A champagne with a great tradition

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Moet & Chandon Grand Vintage 2004 (£41.99, Waitrose), the House’s 70th vintage since 1842, has been aged for seven years.

It has been aged for seven years and is made from the classic champagne blend of chardonnay, pinot noir and pinot meunier.

This glorious 2004 expression is delicate with tropical fruity notes, a fresh, mineral finish, and more than enough charm to please the palate of an angel.

For a taste of success, try Nicolas Feuillatte Brut Grande Reserve (£29.99, Sainsbury’s), a blend of 25 per cent chardonnay, 40 per cent pinot noir and 35 per cent pinot meunier.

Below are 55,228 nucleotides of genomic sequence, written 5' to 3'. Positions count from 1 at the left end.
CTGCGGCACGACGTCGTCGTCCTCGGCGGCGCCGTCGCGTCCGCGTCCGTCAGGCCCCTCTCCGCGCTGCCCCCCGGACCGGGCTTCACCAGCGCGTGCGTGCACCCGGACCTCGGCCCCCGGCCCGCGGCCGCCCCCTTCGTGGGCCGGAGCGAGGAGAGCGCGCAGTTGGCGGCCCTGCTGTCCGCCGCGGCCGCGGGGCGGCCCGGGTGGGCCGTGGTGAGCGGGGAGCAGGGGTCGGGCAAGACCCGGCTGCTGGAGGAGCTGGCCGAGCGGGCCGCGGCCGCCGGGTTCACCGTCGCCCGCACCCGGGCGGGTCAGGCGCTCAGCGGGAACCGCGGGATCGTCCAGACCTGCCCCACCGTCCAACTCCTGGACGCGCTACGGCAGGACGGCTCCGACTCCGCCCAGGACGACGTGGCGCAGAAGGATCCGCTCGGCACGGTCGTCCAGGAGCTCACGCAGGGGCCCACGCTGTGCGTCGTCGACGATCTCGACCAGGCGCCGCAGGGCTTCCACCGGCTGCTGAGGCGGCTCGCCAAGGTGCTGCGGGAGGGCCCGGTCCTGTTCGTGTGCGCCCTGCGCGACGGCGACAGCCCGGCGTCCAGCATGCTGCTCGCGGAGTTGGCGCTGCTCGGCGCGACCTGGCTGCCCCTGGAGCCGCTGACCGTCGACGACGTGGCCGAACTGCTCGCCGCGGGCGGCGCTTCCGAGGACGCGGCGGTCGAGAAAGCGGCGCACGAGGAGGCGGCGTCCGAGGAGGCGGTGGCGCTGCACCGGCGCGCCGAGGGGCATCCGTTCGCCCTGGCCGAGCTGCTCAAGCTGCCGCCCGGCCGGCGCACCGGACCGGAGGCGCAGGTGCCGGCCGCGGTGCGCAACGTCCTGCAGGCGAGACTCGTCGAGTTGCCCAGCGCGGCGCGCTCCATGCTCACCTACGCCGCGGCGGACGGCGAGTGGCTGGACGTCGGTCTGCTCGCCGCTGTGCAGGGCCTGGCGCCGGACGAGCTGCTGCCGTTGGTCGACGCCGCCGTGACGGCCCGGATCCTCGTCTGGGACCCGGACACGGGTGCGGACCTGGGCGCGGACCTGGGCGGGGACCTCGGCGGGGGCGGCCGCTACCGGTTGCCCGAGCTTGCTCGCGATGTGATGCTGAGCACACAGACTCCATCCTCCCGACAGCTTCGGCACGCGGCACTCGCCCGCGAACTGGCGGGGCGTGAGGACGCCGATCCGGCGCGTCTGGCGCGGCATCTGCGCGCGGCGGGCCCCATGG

From 125 crus (villages), the quality and diversity of the fruit helps create this pale yellow mosaic of a champagne.

Soft and fresh with a creamy palate and pleasant gentle finish.

Champagne Jacquart is celebrating its 50th birthday and this leading co-operative draws on grapes from more than 60 crus across the main regions to create its finest wines.

For a vintage blanc de blancs (made entirely from chardonnay, and the classic grape of the Cote des Blancs), try Champagne Jacquart Blanc de Blancs 2005 (£36, www.greatwesternwine.co.uk.